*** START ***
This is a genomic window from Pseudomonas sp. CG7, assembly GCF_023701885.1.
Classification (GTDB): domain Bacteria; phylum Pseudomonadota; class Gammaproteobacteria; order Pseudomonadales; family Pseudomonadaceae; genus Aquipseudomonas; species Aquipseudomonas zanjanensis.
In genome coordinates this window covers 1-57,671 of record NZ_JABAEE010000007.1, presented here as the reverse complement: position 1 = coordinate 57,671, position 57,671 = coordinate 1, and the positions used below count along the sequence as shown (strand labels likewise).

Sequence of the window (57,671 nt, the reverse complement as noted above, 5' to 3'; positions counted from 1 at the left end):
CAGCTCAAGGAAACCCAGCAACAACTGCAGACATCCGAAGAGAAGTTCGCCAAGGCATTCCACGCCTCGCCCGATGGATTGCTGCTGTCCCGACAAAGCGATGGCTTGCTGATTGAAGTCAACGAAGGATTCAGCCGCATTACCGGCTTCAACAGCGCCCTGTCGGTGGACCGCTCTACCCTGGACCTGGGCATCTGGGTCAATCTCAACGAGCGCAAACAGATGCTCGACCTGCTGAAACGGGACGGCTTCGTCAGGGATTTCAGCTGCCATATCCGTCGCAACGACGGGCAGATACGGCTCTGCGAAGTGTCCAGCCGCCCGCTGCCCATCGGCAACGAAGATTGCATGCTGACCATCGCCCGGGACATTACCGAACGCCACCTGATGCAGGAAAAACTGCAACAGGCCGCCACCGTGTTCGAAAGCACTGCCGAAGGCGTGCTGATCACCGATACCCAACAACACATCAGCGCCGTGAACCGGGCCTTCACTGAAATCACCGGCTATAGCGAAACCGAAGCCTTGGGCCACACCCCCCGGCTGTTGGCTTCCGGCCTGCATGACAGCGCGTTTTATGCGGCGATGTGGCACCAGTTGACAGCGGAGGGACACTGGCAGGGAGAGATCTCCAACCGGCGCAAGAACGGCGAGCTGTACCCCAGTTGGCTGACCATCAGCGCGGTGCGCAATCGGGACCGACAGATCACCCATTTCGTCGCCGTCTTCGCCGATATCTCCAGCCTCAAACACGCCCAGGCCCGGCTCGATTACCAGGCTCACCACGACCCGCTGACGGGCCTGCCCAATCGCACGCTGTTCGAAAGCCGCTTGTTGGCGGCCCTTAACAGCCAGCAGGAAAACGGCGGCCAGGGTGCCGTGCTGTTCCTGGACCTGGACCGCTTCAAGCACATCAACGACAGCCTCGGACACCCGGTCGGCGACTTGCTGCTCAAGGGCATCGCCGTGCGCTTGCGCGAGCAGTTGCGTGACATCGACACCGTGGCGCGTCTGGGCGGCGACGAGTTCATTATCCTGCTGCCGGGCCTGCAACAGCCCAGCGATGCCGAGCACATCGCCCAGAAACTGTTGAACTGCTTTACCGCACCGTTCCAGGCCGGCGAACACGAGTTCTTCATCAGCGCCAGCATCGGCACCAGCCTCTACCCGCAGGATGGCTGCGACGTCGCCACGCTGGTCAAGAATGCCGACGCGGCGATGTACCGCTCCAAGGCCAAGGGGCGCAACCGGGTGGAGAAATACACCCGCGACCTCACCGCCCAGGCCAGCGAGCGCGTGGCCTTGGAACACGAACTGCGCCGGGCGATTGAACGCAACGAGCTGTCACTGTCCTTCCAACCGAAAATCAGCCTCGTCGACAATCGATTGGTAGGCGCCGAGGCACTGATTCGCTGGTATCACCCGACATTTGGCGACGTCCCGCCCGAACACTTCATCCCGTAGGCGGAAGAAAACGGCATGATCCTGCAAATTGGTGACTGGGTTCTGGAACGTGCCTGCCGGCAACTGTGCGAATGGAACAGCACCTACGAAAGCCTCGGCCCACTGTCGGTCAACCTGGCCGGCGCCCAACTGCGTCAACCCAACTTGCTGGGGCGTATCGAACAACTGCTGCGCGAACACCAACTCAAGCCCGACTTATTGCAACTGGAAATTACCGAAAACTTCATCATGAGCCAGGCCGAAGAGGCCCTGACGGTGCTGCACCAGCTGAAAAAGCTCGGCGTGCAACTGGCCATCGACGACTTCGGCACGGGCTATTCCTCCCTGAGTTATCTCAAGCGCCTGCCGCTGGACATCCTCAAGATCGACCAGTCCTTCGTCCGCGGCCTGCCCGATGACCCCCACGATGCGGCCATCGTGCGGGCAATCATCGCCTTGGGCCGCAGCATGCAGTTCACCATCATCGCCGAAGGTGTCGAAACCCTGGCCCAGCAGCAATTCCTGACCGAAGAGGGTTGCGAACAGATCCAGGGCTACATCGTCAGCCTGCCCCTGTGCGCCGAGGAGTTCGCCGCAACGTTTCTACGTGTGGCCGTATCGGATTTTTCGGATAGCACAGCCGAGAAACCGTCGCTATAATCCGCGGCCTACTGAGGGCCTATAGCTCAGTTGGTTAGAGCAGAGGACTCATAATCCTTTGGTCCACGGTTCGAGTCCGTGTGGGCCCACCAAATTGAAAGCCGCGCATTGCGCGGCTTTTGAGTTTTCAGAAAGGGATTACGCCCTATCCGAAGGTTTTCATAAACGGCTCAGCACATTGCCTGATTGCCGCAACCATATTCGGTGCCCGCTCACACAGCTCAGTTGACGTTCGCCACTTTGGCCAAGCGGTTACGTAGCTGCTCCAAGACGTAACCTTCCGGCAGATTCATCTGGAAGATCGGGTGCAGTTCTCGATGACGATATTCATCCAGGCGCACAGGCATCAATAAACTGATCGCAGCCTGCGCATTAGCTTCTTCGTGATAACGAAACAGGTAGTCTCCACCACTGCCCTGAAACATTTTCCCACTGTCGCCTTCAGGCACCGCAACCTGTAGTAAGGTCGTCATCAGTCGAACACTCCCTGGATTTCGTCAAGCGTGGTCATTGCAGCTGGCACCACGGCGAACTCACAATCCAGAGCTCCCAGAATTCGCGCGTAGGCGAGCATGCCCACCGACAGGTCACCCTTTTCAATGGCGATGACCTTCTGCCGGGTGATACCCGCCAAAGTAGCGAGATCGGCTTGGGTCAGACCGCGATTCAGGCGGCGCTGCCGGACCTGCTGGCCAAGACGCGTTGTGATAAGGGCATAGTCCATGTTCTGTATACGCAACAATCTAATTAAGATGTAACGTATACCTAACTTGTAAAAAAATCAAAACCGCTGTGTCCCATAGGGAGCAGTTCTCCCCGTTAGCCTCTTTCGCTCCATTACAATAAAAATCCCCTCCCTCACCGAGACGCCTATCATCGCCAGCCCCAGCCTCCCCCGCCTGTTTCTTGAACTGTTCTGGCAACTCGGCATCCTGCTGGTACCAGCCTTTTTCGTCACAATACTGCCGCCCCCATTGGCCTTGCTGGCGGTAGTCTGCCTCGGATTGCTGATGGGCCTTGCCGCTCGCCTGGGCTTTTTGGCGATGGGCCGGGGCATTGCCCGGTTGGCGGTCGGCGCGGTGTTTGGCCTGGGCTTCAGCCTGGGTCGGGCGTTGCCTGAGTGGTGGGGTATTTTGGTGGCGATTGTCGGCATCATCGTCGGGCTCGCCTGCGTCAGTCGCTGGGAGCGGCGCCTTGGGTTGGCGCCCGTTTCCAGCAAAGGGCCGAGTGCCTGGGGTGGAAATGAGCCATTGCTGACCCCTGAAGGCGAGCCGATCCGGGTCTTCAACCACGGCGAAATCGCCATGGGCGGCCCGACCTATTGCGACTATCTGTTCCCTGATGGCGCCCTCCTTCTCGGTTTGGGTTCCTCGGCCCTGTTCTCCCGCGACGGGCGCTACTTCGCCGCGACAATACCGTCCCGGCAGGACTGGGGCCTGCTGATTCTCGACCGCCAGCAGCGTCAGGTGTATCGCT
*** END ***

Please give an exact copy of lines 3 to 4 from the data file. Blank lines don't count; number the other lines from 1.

In genome coordinates this window covers 1-57,671 of record NZ_JABAEE010000007.1, presented here as the reverse complement: position 1 = coordinate 57,671, position 57,671 = coordinate 1, and the positions used below count along the sequence as shown (strand labels likewise).

Sequence of the window (57,671 nt, the reverse complement as noted above, 5' to 3'; positions counted from 1 at the left end):